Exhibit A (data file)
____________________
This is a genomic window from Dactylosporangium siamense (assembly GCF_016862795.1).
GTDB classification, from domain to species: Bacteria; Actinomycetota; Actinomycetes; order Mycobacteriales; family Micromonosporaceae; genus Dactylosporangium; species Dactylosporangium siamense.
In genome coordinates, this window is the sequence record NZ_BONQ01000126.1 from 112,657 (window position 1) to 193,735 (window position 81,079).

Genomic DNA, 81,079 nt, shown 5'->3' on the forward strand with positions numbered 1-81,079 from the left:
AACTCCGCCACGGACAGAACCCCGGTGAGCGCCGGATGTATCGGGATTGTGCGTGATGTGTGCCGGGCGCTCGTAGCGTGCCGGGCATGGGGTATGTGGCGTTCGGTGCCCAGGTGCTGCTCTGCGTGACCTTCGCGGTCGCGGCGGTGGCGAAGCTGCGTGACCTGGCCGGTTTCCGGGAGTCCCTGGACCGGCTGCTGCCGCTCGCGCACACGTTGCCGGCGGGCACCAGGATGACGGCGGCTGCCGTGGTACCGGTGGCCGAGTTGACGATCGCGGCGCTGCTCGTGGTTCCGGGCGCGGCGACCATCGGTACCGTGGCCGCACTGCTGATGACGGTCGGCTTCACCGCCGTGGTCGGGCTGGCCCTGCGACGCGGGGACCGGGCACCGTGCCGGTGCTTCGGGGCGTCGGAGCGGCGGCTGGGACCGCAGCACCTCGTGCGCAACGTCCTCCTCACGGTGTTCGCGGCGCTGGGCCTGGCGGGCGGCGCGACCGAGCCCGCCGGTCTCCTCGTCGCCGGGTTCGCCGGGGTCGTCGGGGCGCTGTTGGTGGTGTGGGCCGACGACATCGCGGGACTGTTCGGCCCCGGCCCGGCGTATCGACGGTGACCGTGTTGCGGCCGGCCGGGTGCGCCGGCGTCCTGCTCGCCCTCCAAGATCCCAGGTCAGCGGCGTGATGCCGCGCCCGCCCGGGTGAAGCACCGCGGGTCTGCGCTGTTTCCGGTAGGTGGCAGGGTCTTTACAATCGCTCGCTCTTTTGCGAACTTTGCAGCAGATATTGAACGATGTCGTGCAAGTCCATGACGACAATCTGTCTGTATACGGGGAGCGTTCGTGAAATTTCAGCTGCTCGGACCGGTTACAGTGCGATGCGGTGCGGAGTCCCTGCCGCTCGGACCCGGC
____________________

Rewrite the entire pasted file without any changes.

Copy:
This is a genomic window from Dactylosporangium siamense (assembly GCF_016862795.1).
GTDB classification, from domain to species: Bacteria; Actinomycetota; Actinomycetes; order Mycobacteriales; family Micromonosporaceae; genus Dactylosporangium; species Dactylosporangium siamense.
In genome coordinates, this window is the sequence record NZ_BONQ01000126.1 from 112,657 (window position 1) to 193,735 (window position 81,079).

Genomic DNA, 81,079 nt, shown 5'->3' on the forward strand with positions numbered 1-81,079 from the left:
AACTCCGCCACGGACAGAACCCCGGTGAGCGCCGGATGTATCGGGATTGTGCGTGATGTGTGCCGGGCGCTCGTAGCGTGCCGGGCATGGGGTATGTGGCGTTCGGTGCCCAGGTGCTGCTCTGCGTGACCTTCGCGGTCGCGGCGGTGGCGAAGCTGCGTGACCTGGCCGGTTTCCGGGAGTCCCTGGACCGGCTGCTGCCGCTCGCGCACACGTTGCCGGCGGGCACCAGGATGACGGCGGCTGCCGTGGTACCGGTGGCCGAGTTGACGATCGCGGCGCTGCTCGTGGTTCCGGGCGCGGCGACCATCGGTACCGTGGCCGCACTGCTGATGACGGTCGGCTTCACCGCCGTGGTCGGGCTGGCCCTGCGACGCGGGGACCGGGCACCGTGCCGGTGCTTCGGGGCGTCGGAGCGGCGGCTGGGACCGCAGCACCTCGTGCGCAACGTCCTCCTCACGGTGTTCGCGGCGCTGGGCCTGGCGGGCGGCGCGACCGAGCCCGCCGGTCTCCTCGTCGCCGGGTTCGCCGGGGTCGTCGGGGCGCTGTTGGTGGTGTGGGCCGACGACATCGCGGGACTGTTCGGCCCCGGCCCGGCGTATCGACGGTGACCGTGTTGCGGCCGGCCGGGTGCGCCGGCGTCCTGCTCGCCCTCCAAGATCCCAGGTCAGCGGCGTGATGCCGCGCCCGCCCGGGTGAAGCACCGCGGGTCTGCGCTGTTTCCGGTAGGTGGCAGGGTCTTTACAATCGCTCGCTCTTTTGCGAACTTTGCAGCAGATATTGAACGATGTCGTGCAAGTCCATGACGACAATCTGTCTGTATACGGGGAGCGTTCGTGAAATTTCAGCTGCTCGGACCGGTTACAGTGCGATGCGGTGCGGAGTCCCTGCCGCTCGGACCCGGC